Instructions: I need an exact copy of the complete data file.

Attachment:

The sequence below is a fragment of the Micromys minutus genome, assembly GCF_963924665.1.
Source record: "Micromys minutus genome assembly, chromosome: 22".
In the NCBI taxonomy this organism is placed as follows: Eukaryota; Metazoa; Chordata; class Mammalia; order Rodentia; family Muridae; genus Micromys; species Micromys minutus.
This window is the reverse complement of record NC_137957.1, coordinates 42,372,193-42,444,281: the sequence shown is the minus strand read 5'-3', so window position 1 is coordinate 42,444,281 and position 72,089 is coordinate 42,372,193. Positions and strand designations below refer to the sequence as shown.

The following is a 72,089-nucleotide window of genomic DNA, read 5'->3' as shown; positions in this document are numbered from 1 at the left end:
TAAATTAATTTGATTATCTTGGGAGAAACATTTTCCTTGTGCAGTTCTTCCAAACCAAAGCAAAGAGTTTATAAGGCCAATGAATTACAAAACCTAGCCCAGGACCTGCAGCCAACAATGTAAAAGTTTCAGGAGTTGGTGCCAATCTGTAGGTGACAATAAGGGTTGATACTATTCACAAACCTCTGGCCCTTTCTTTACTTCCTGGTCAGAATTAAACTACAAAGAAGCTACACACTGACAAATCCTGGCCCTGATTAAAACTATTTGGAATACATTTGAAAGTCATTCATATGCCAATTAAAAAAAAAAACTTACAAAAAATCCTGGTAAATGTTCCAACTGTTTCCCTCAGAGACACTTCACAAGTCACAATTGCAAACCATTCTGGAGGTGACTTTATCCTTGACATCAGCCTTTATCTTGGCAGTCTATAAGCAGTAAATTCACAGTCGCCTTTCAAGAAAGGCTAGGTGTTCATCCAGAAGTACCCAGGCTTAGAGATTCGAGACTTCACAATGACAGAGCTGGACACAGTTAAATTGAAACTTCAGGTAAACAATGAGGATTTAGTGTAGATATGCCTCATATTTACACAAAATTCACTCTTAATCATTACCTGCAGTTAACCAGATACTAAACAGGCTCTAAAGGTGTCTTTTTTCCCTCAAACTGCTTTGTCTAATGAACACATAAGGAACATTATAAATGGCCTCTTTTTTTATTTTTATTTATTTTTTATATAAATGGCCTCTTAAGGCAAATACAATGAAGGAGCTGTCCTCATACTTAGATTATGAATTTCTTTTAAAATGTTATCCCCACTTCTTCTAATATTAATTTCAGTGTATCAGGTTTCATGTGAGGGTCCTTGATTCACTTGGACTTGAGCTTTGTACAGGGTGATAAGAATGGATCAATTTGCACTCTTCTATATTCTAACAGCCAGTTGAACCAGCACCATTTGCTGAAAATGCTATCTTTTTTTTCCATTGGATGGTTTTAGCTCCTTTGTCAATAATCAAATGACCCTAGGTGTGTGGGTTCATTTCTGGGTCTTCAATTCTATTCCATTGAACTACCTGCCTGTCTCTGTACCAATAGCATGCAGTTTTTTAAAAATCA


The sequence below is a fragment of the Micromys minutus genome, assembly GCF_963924665.1.
Source record: "Micromys minutus genome assembly, chromosome: 22".
In the NCBI taxonomy this organism is placed as follows: Eukaryota; Metazoa; Chordata; class Mammalia; order Rodentia; family Muridae; genus Micromys; species Micromys minutus.
This window is the reverse complement of record NC_137957.1, coordinates 42,372,193-42,444,281: the sequence shown is the minus strand read 5'-3', so window position 1 is coordinate 42,444,281 and position 72,089 is coordinate 42,372,193. Positions and strand designations below refer to the sequence as shown.

The following is a 72,089-nucleotide window of genomic DNA, read 5'->3' as shown; positions in this document are numbered from 1 at the left end:
TAAATTAATTTGATTATCTTGGGAGAAACATTTTCCTTGTGCAGTTCTTCCAAACCAAAGCAAAGAGTTTATAAGGCCAATGAATTACAAAACCTAGCCCAGGACCTGCAGCCAACAATGTAAAAGTTTCAGGAGTTGGTGCCAATCTGTAGGTGACAATAAGGGTTGATACTATTCACAAACCTCTGGCCCTTTCTTTACTTCCTGGTCAGAATTAAACTACAAAGAAGCTACACACTGACAAATCCTGGCCCTGATTAAAACTATTTGGAATACATTTGAAAGTCATTCATATGCCAATTAAAAAAAAAAACTTACAAAAAATCCTGGTAAATGTTCCAACTGTTTCCCTCAGAGACACTTCACAAGTCACAATTGCAAACCATTCTGGAGGTGACTTTATCCTTGACATCAGCCTTTATCTTGGCAGTCTATAAGCAGTAAATTCACAGTCGCCTTTCAAGAAAGGCTAGGTGTTCATCCAGAAGTACCCAGGCTTAGAGATTCGAGACTTCACAATGACAGAGCTGGACACAGTTAAATTGAAACTTCAGGTAAACAATGAGGATTTAGTGTAGATATGCCTCATATTTACACAAAATTCACTCTTAATCATTACCTGCAGTTAACCAGATACTAAACAGGCTCTAAAGGTGTCTTTTTTCCCTCAAACTGCTTTGTCTAATGAACACATAAGGAACATTATAAATGGCCTCTTTTTTTATTTTTATTTATTTTTTATATAAATGGCCTCTTAAGGCAAATACAATGAAGGAGCTGTCCTCATACTTAGATTATGAATTTCTTTTAAAATGTTATCCCCACTTCTTCTAATATTAATTTCAGTGTATCAGGTTTCATGTGAGGGTCCTTGATTCACTTGGACTTGAGCTTTGTACAGGGTGATAAGAATGGATCAATTTGCACTCTTCTATATTCTAACAGCCAGTTGAACCAGCACCATTTGCTGAAAATGCTATCTTTTTTTTCCATTGGATGGTTTTAGCTCCTTTGTCAATAATCAAATGACCCTAGGTGTGTGGGTTCATTTCTGGGTCTTCAATTCTATTCCATTGAACTACCTGCCTGTCTCTGTACCAATAGCATGCAGTTTTTTAAAAATCA